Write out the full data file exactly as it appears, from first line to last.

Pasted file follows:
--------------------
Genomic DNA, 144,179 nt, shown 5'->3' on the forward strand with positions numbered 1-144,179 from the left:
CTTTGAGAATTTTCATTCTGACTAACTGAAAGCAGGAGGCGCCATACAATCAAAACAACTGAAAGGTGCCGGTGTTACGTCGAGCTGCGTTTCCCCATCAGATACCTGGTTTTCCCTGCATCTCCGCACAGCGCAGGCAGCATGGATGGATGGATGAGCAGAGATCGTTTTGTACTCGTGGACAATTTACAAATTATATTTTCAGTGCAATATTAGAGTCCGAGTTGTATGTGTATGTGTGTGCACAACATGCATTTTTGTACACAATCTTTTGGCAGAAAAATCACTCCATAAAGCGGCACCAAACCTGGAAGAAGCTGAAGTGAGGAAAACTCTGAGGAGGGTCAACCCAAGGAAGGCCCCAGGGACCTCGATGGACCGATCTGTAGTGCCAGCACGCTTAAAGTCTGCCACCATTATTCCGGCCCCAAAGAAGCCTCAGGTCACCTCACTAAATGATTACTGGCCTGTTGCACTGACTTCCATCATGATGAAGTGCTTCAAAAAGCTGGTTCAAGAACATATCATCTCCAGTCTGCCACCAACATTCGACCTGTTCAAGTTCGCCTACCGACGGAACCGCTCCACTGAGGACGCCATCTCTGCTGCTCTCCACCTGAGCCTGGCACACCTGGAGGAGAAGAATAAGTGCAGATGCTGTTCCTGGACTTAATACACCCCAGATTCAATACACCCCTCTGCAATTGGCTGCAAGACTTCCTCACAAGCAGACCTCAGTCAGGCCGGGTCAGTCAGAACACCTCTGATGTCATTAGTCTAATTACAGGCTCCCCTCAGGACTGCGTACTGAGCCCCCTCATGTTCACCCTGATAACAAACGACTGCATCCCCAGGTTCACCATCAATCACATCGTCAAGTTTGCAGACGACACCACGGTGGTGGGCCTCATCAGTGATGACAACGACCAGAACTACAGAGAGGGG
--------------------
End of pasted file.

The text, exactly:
Genomic DNA, 144,179 nt, shown 5'->3' on the forward strand with positions numbered 1-144,179 from the left:
CTTTGAGAATTTTCATTCTGACTAACTGAAAGCAGGAGGCGCCATACAATCAAAACAACTGAAAGGTGCCGGTGTTACGTCGAGCTGCGTTTCCCCATCAGATACCTGGTTTTCCCTGCATCTCCGCACAGCGCAGGCAGCATGGATGGATGGATGAGCAGAGATCGTTTTGTACTCGTGGACAATTTACAAATTATATTTTCAGTGCAATATTAGAGTCCGAGTTGTATGTGTATGTGTGTGCACAACATGCATTTTTGTACACAATCTTTTGGCAGAAAAATCACTCCATAAAGCGGCACCAAACCTGGAAGAAGCTGAAGTGAGGAAAACTCTGAGGAGGGTCAACCCAAGGAAGGCCCCAGGGACCTCGATGGACCGATCTGTAGTGCCAGCACGCTTAAAGTCTGCCACCATTATTCCGGCCCCAAAGAAGCCTCAGGTCACCTCACTAAATGATTACTGGCCTGTTGCACTGACTTCCATCATGATGAAGTGCTTCAAAAAGCTGGTTCAAGAACATATCATCTCCAGTCTGCCACCAACATTCGACCTGTTCAAGTTCGCCTACCGACGGAACCGCTCCACTGAGGACGCCATCTCTGCTGCTCTCCACCTGAGCCTGGCACACCTGGAGGAGAAGAATAAGTGCAGATGCTGTTCCTGGACTTAATACACCCCAGATTCAATACACCCCTCTGCAATTGGCTGCAAGACTTCCTCACAAGCAGACCTCAGTCAGGCCGGGTCAGTCAGAACACCTCTGATGTCATTAGTCTAATTACAGGCTCCCCTCAGGACTGCGTACTGAGCCCCCTCATGTTCACCCTGATAACAAACGACTGCATCCCCAGGTTCACCATCAATCACATCGTCAAGTTTGCAGACGACACCACGGTGGTGGGCCTCATCAGTGATGACAACGACCAGAACTACAGAGAGGGG